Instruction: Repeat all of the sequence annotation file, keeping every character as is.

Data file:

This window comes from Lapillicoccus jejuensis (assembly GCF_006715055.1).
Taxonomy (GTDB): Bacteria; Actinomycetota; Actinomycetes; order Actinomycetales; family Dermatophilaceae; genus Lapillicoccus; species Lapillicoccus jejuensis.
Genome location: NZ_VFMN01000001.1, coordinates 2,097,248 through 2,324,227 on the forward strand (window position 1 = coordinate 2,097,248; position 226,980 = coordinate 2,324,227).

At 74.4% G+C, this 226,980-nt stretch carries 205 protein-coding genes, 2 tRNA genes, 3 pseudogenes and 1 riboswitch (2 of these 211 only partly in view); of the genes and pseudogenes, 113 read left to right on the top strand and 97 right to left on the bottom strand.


This window comes from Lapillicoccus jejuensis (assembly GCF_006715055.1).
Taxonomy (GTDB): Bacteria; Actinomycetota; Actinomycetes; order Actinomycetales; family Dermatophilaceae; genus Lapillicoccus; species Lapillicoccus jejuensis.
Genome location: NZ_VFMN01000001.1, coordinates 2,097,248 through 2,324,227 on the forward strand (window position 1 = coordinate 2,097,248; position 226,980 = coordinate 2,324,227).

At 74.4% G+C, this 226,980-nt stretch carries 205 protein-coding genes, 2 tRNA genes, 3 pseudogenes and 1 riboswitch (2 of these 211 only partly in view); of the genes and pseudogenes, 113 read left to right on the top strand and 97 right to left on the bottom strand.